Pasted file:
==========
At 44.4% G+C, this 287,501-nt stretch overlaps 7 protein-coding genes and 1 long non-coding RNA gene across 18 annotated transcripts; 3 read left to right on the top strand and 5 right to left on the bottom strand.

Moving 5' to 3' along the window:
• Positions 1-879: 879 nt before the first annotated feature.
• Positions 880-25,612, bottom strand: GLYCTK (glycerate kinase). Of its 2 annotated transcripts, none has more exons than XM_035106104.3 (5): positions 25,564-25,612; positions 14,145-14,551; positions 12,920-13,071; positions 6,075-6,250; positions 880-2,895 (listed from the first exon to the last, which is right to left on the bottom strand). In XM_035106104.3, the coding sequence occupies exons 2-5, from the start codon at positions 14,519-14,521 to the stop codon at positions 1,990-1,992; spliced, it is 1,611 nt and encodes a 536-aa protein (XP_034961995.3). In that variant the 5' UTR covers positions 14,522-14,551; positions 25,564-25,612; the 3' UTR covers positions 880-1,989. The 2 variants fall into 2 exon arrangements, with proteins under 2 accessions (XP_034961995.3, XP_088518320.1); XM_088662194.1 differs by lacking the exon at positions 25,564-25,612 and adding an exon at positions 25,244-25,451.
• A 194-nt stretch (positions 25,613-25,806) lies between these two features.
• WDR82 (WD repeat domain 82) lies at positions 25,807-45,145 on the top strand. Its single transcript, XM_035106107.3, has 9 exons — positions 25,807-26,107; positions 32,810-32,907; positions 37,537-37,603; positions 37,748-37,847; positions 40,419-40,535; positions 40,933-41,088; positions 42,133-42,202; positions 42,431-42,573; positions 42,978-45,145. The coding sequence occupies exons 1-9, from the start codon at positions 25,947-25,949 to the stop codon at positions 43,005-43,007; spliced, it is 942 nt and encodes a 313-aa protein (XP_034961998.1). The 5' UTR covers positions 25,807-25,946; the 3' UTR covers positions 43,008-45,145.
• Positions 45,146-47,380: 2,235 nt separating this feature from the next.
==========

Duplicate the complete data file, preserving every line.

At 44.4% G+C, this 287,501-nt stretch overlaps 7 protein-coding genes and 1 long non-coding RNA gene across 18 annotated transcripts; 3 read left to right on the top strand and 5 right to left on the bottom strand.

Moving 5' to 3' along the window:
• Positions 1-879: 879 nt before the first annotated feature.
• Positions 880-25,612, bottom strand: GLYCTK (glycerate kinase). Of its 2 annotated transcripts, none has more exons than XM_035106104.3 (5): positions 25,564-25,612; positions 14,145-14,551; positions 12,920-13,071; positions 6,075-6,250; positions 880-2,895 (listed from the first exon to the last, which is right to left on the bottom strand). In XM_035106104.3, the coding sequence occupies exons 2-5, from the start codon at positions 14,519-14,521 to the stop codon at positions 1,990-1,992; spliced, it is 1,611 nt and encodes a 536-aa protein (XP_034961995.3). In that variant the 5' UTR covers positions 14,522-14,551; positions 25,564-25,612; the 3' UTR covers positions 880-1,989. The 2 variants fall into 2 exon arrangements, with proteins under 2 accessions (XP_034961995.3, XP_088518320.1); XM_088662194.1 differs by lacking the exon at positions 25,564-25,612 and adding an exon at positions 25,244-25,451.
• A 194-nt stretch (positions 25,613-25,806) lies between these two features.
• WDR82 (WD repeat domain 82) lies at positions 25,807-45,145 on the top strand. Its single transcript, XM_035106107.3, has 9 exons — positions 25,807-26,107; positions 32,810-32,907; positions 37,537-37,603; positions 37,748-37,847; positions 40,419-40,535; positions 40,933-41,088; positions 42,133-42,202; positions 42,431-42,573; positions 42,978-45,145. The coding sequence occupies exons 1-9, from the start codon at positions 25,947-25,949 to the stop codon at positions 43,005-43,007; spliced, it is 942 nt and encodes a 313-aa protein (XP_034961998.1). The 5' UTR covers positions 25,807-25,946; the 3' UTR covers positions 43,008-45,145.
• Positions 45,146-47,380: 2,235 nt separating this feature from the next.